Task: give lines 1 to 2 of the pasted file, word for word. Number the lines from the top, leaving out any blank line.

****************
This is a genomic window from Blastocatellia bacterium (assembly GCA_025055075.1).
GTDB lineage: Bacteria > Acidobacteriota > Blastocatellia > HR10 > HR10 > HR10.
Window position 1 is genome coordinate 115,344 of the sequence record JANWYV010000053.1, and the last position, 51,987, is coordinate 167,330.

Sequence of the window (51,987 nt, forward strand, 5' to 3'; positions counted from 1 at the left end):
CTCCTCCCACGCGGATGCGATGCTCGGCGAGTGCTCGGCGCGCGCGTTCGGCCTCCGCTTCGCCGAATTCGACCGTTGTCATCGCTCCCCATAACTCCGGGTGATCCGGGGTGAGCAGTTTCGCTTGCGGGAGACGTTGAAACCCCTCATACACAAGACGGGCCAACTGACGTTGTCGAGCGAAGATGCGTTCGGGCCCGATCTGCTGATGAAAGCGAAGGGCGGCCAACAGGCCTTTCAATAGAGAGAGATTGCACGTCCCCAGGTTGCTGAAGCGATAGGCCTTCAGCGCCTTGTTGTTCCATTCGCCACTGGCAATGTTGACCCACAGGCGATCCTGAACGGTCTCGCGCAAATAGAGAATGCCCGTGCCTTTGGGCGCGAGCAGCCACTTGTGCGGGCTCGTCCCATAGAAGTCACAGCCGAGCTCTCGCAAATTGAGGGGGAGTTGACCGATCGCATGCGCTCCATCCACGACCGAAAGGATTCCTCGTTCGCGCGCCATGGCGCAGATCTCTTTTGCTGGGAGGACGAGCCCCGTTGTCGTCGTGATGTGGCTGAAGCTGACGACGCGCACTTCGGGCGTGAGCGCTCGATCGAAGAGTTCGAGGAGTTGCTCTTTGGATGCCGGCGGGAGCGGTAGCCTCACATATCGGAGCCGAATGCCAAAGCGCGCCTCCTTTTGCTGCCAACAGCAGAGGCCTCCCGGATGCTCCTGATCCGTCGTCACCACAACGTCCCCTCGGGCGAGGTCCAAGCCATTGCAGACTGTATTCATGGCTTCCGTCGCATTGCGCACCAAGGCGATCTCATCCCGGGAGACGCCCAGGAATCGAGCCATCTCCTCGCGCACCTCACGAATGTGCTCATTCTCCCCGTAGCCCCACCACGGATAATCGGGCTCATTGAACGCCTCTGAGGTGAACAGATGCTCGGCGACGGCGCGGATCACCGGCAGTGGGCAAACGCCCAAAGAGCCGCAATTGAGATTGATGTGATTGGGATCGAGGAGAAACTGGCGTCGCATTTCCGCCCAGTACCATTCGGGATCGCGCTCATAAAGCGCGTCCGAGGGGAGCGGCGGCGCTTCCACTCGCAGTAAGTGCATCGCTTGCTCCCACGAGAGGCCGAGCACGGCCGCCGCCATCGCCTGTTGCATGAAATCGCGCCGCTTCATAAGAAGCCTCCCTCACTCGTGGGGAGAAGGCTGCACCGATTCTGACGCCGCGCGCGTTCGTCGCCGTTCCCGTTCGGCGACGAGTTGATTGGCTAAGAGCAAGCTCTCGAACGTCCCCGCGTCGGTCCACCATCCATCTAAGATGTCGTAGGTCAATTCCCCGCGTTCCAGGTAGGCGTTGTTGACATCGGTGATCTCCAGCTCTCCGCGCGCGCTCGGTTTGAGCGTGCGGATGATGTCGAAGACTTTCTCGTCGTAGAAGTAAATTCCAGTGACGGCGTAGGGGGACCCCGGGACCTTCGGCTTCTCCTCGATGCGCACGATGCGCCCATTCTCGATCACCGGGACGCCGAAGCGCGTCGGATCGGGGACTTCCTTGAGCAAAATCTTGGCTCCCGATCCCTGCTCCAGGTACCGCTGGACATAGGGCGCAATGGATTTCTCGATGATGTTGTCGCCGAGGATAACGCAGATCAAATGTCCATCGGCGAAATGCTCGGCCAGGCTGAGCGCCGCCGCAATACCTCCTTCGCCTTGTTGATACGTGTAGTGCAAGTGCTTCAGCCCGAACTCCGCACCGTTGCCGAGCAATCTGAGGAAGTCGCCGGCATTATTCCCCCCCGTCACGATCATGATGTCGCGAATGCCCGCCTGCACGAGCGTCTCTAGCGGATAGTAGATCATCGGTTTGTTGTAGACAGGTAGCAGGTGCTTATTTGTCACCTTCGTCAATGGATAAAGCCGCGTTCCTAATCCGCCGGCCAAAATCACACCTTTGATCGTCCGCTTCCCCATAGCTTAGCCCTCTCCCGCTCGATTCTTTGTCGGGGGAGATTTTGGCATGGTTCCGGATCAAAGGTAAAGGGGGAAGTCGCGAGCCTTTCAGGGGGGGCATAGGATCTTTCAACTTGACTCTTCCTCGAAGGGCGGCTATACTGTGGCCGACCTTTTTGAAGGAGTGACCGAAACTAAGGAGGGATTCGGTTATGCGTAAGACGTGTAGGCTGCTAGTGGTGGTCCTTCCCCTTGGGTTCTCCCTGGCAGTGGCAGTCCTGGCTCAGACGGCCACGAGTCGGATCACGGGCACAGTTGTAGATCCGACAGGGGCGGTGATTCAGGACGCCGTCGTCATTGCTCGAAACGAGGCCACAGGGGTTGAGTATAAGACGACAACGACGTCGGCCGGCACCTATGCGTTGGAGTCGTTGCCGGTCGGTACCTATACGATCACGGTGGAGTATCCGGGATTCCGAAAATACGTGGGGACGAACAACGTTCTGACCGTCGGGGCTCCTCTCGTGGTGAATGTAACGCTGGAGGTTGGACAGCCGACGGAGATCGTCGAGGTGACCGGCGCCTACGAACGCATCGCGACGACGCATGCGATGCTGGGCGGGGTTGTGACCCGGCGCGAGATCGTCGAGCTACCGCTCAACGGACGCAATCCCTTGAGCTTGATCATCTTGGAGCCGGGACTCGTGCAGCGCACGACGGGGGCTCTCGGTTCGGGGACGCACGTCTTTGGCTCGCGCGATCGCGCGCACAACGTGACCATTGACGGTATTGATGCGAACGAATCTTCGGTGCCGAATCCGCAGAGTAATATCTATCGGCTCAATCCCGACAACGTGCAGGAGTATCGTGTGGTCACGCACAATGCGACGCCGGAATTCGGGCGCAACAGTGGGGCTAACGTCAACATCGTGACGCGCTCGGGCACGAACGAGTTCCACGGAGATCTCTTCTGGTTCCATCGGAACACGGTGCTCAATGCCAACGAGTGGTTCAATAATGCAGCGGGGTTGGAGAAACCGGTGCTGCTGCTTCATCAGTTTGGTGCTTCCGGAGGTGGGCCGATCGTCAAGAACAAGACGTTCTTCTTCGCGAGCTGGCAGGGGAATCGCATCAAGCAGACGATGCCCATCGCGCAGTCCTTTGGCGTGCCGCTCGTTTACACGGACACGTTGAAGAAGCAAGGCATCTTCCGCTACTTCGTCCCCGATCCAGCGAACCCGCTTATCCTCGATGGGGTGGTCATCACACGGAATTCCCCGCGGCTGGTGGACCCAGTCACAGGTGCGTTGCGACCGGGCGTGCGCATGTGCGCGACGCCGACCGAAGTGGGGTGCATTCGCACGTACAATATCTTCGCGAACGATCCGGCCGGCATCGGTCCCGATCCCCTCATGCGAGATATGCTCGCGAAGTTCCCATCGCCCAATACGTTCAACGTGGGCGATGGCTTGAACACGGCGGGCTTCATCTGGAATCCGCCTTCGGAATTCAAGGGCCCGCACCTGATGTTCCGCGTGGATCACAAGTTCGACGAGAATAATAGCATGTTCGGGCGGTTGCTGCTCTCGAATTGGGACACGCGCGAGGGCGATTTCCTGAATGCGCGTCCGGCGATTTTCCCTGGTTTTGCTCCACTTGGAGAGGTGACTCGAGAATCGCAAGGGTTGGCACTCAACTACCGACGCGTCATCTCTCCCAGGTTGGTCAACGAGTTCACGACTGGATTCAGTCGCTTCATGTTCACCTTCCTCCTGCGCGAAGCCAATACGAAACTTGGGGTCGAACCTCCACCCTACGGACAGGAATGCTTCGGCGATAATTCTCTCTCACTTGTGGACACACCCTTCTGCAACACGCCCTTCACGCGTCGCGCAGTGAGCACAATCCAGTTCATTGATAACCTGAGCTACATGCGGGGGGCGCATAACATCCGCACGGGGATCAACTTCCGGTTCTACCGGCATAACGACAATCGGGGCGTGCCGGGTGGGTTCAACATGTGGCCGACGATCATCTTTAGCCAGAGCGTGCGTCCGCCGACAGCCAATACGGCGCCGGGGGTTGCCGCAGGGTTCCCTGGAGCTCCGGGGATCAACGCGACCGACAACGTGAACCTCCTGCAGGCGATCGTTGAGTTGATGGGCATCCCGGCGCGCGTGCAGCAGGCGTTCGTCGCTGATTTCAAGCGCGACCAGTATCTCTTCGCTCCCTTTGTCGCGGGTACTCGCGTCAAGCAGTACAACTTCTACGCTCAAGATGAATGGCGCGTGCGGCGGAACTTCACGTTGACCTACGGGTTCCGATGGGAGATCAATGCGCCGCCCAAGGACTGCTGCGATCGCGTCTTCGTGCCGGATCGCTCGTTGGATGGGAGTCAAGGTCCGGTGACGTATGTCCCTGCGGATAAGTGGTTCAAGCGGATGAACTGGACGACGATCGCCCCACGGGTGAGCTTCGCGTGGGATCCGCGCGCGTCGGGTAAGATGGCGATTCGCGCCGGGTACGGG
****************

This is a genomic window from Blastocatellia bacterium (assembly GCA_025055075.1).
GTDB lineage: Bacteria > Acidobacteriota > Blastocatellia > HR10 > HR10 > HR10.